First of all, I’m very grateful to the hundreds of you who read and shared my piece about Philip Seymour Hoffman. Like many other fans, I am revisiting his work these past few days and find myself laughing, smiling, and crying all over again. It is a great loss, but I’m so moved by our community’s reaction to it, including Anthony Breznican’s story for EW of how Hoffman changed his life, Lee Siegel’s insightful look into the actor’s unique talent for The New Yorker, and Thelma Adams’s propitious story of what Hoffman told her about the process of grief.
But as Hoffman would surely acknowledge, the show must go on, and I wanted to share with you some articles I have published elsewhere over the last few weeks. Hope you enjoy them.
- For The Atlantic, I wrote about the original purpose of the Academy Awards as a propaganda tool for the industry. In that context, we can view this year’s nominees as part of a significant shift towards promoting Hollywood’s younger actors. Read more here.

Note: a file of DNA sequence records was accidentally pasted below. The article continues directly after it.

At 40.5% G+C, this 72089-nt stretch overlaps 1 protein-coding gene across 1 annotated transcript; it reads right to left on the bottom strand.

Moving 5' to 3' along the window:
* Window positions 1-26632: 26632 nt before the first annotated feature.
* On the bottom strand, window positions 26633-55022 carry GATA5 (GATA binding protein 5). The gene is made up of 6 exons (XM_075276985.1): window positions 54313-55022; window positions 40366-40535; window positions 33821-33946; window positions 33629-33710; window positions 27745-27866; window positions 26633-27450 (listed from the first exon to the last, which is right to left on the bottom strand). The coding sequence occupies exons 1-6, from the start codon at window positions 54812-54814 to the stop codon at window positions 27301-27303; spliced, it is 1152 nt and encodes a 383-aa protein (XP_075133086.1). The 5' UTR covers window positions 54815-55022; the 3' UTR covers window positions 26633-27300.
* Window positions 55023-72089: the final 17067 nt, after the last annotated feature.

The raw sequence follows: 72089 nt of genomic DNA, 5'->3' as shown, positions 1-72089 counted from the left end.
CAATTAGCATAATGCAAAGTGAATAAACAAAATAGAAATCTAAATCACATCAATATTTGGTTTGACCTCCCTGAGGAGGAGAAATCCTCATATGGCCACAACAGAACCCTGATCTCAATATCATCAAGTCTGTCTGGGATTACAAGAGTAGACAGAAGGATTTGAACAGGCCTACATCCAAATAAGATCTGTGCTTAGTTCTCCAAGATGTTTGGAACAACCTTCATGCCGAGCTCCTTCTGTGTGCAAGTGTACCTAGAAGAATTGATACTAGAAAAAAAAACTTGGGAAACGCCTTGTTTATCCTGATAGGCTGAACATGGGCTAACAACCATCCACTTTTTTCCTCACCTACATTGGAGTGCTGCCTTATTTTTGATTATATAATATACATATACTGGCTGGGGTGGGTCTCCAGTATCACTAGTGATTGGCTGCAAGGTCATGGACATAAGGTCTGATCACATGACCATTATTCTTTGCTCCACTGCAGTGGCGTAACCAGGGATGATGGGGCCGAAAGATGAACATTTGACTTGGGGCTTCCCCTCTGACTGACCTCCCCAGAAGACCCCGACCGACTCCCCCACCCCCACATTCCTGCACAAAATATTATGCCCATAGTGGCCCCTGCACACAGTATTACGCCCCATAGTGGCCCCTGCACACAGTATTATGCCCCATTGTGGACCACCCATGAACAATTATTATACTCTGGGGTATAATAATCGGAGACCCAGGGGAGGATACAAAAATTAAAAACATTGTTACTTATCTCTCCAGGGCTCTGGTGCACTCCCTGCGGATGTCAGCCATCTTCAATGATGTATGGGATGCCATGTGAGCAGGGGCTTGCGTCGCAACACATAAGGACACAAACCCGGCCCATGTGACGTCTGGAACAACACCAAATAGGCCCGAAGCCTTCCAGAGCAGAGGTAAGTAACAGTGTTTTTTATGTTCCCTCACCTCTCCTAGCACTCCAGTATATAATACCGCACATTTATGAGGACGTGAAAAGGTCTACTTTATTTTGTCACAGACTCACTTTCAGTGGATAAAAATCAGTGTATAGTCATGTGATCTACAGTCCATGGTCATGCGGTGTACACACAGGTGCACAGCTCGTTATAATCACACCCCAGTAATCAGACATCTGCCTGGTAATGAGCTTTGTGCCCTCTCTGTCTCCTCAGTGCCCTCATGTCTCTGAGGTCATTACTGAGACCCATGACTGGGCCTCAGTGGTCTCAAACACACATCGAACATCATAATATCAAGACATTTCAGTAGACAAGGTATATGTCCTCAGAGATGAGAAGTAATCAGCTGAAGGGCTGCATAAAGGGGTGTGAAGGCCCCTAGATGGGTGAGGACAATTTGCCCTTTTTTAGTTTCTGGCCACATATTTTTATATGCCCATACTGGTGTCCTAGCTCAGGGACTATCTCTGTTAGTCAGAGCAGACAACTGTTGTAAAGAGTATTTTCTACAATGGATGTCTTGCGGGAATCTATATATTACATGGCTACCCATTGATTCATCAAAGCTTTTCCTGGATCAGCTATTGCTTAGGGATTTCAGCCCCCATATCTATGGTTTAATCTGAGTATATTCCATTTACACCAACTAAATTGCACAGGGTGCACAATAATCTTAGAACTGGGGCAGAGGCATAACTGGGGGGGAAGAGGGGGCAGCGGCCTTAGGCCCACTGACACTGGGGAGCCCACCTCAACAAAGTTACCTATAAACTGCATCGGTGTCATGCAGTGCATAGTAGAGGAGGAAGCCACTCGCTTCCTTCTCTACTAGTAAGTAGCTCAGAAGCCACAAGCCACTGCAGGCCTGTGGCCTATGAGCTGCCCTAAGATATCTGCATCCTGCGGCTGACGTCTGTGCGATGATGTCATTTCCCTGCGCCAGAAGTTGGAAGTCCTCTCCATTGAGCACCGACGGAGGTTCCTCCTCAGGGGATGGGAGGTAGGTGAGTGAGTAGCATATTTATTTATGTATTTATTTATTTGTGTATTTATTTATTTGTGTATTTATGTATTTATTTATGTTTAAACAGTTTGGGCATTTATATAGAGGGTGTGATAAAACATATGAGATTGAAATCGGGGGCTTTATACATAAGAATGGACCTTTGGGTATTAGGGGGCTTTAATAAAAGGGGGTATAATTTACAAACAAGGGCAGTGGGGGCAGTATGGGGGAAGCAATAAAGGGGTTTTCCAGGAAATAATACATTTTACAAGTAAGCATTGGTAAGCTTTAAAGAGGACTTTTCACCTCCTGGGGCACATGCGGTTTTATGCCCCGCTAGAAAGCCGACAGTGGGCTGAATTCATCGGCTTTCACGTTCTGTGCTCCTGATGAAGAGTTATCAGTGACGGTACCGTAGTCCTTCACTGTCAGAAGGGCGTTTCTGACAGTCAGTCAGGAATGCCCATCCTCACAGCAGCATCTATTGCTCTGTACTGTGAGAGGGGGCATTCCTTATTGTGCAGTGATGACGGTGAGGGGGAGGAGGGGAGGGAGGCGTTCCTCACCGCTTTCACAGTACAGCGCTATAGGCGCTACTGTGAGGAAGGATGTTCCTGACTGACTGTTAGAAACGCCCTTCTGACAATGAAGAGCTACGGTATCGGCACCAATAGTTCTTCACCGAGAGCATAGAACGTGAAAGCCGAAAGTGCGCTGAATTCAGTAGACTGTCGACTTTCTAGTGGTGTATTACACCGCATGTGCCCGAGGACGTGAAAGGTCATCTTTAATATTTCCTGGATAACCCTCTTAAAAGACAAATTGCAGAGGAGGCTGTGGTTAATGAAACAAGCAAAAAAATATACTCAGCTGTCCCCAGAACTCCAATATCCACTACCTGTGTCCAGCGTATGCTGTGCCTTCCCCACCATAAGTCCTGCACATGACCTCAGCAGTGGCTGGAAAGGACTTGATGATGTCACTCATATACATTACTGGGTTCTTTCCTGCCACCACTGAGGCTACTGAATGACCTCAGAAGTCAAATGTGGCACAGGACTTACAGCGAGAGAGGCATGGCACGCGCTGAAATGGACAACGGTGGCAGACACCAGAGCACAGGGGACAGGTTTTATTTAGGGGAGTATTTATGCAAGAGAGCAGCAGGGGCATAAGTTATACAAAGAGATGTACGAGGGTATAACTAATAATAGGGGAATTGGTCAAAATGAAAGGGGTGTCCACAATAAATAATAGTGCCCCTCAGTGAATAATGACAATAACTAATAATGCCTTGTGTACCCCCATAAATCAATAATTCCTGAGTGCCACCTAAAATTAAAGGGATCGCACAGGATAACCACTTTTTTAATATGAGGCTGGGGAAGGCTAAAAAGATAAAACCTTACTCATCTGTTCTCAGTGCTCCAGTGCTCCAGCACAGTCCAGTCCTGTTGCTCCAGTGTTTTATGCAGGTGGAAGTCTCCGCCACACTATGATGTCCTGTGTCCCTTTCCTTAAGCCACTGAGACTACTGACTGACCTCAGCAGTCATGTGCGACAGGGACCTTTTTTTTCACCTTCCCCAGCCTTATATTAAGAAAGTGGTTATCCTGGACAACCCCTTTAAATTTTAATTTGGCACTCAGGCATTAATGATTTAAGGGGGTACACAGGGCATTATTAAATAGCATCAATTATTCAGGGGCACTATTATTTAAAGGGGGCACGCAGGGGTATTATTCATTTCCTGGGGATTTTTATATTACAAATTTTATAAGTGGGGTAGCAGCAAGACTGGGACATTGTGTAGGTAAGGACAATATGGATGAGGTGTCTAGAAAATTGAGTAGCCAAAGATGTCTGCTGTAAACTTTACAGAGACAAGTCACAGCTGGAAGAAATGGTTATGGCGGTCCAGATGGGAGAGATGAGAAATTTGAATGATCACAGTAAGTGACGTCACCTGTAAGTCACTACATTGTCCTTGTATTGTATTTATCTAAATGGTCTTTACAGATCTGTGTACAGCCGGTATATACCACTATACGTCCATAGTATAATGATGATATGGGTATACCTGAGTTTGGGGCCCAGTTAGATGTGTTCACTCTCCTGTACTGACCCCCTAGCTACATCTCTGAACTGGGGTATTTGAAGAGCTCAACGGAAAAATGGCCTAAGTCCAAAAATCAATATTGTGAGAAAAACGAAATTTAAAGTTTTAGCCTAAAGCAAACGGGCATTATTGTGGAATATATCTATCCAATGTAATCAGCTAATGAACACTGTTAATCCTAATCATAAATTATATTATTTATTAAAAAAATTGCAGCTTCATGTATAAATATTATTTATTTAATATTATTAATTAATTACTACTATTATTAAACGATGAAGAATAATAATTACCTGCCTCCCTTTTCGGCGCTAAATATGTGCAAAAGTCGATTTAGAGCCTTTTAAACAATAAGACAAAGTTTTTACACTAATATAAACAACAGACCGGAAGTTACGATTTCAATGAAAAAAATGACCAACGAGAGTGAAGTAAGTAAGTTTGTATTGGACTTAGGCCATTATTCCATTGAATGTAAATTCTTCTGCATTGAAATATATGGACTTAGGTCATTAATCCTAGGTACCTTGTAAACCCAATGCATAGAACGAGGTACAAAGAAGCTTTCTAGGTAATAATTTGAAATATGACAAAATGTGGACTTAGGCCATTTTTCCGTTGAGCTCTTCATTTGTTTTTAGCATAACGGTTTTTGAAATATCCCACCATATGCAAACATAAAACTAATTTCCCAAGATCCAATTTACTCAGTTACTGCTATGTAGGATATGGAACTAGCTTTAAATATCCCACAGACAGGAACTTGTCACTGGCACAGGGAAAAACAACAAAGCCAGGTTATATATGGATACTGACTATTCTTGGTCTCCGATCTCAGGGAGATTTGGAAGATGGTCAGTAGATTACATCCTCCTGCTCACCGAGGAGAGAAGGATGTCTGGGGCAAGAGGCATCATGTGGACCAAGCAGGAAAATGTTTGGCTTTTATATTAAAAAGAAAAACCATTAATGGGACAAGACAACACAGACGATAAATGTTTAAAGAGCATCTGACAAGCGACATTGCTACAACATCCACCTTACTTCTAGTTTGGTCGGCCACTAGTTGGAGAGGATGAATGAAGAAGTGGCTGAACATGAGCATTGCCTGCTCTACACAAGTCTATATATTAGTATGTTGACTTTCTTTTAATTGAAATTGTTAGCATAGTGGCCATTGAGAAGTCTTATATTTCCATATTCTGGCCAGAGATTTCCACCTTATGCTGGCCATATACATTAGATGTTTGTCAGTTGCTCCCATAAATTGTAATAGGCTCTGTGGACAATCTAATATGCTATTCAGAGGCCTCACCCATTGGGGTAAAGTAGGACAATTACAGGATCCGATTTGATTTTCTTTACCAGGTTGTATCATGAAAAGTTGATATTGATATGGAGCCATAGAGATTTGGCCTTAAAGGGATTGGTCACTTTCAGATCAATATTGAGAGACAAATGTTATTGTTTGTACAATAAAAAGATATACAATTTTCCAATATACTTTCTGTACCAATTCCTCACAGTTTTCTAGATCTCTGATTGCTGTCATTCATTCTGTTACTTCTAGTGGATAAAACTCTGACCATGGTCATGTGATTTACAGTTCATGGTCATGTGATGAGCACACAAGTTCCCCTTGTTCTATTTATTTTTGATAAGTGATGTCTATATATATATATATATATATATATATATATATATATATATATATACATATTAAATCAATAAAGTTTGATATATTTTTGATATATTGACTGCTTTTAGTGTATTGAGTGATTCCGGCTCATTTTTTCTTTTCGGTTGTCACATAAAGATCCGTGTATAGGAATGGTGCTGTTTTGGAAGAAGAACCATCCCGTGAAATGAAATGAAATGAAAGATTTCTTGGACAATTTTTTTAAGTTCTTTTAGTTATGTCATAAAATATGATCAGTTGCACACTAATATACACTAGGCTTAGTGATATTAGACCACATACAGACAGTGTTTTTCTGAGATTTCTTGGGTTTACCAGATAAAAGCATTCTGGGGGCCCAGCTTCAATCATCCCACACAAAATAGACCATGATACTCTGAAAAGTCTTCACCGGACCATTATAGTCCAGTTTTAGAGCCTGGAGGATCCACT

- The Square, a gripping documentary that puts you on the ground during the Egyptian Revolution of 2011, was nominated for an Oscar for Best Documentary, just days after I gave it a stellar review in Washington City Paper. You can read the review here.
- I may have let my partisanship get the better of me in a piece for Salon about the success of Lone Survivor in flyover states. My hypothesis, that January is a good month for movies that appeal to rural conservatives because urban liberals are busy catching up on Oscar bait, can be read in full here.
- Lastly, I made up for my condescension towards rural America by praising Labor Day, a movie about a small town single mother and her son that was almost universally dismissed by critics. In this piece for Movie Mezzanine, I suggest an urban bias against films that wholeheartedly embrace the small-town, country ethos.